John Locher / AP
Wednesday, Nov. 29, 2017 | 2 a.m.
Gia Iantuono believes her life was spared the night of the Route 91 Harvest Festival because her boyfriend, 30-year-old Brennan Stewart, gave his life shielding her from the bullets that rained down on the crowd of 22,000 concertgoers and festival workers.
Although protected from the gunfire, Iantuono’s leg sustained serious damage during the tragedy, including a torn meniscus and hamstring that required outpatient surgery.
Iantuono hasn’t been able to stand or walk unaided since. Returning to work at the country bar where she was employed before the shooting, or attending her surgical technician classes at the College of Southern Nevada, have been out of the question. Her doctors estimate it will be seven more months before she can walk again, said Karen Iantuono, her mother.
That is just the physical trauma. The mental anguish of losing her boyfriend in the worst mass shooting in this country is unquantifiable.
Yet the 25-year-old student may not receive a penny of the approximately $16 million donated to the Las Vegas Victims Fund and other accounts set up after the shooting.
The first draft of the distribution plan lays out a protocol for giving money to families or estates of the 58 people who died in the shooting, as well as to any of the hundreds of living survivors who spent at least one night in the hospital getting treated for injuries related to the shooting.
For Iantuono, that number is zero.
“It’s not fair,” Karen Iantuono said. “You’re saying she’s less of a victim? Less deserving? Because she lived? She was holding her boyfriend as he died.”
Karen Iantuono on Tuesday attended one of two town hall meetings held by the victim fund committee to gather public input regarding the first draft of the fund distribution plan. She asked the committee to broaden the eligibility pool to include people like her daughter who did not stay overnight at a hospital but still sustained serious injuries that have required ongoing medical attention.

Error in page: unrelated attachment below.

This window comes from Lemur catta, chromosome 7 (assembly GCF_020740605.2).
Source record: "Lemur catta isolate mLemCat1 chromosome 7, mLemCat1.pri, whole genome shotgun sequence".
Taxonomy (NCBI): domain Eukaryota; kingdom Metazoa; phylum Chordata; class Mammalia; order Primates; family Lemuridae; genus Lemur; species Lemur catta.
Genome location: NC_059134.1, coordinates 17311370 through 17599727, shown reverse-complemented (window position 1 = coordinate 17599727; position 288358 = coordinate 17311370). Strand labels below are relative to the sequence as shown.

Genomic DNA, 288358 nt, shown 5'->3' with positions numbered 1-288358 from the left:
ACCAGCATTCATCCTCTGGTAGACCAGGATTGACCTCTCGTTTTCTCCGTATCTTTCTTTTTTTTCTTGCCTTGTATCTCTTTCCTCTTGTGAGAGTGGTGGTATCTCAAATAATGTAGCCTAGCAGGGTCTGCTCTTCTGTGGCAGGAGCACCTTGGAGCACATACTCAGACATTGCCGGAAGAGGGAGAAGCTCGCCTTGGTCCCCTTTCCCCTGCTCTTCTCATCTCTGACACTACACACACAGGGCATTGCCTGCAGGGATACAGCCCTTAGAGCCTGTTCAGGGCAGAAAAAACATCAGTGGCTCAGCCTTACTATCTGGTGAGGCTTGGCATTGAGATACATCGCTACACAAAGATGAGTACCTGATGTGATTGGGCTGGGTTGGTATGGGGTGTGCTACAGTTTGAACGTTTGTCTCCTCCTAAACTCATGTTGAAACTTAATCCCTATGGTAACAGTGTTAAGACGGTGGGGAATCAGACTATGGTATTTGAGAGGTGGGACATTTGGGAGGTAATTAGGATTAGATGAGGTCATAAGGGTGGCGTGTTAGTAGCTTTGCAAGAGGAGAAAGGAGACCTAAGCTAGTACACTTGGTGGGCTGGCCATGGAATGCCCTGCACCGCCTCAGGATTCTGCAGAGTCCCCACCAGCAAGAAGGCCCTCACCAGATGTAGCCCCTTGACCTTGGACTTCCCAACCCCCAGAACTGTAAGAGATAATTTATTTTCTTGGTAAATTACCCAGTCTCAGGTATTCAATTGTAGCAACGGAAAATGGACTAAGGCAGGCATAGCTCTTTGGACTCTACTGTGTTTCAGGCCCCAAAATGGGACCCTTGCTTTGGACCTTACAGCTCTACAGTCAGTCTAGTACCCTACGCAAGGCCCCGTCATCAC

Local hospitals across the valley received more than 600 patients after the Oct. 1 mass shooting. It is unclear how many of those patients stayed at least overnight as a result of their injuries. The last patient was released on Nov. 11.
Karen Iantuono noted she did not set up an independent GoFundMe account for her daughter, as many others did in the days after the shooting. When people asked how they could assist her daughter, she directed them to the official fund being promoted by Clark County Sheriff Joe Lombardo and Clark County Commission Chairman Steve Sisolak.
“Now they are asking me, ‘Why did we give to that? We would have just given directly to you.’”
The Iantuonos aren’t alone in feeling that the victim fund committee has overlooked people in need. Several others spoke during the town hall about the physical and mental injuries they have endured without needing overnight care at a hospital.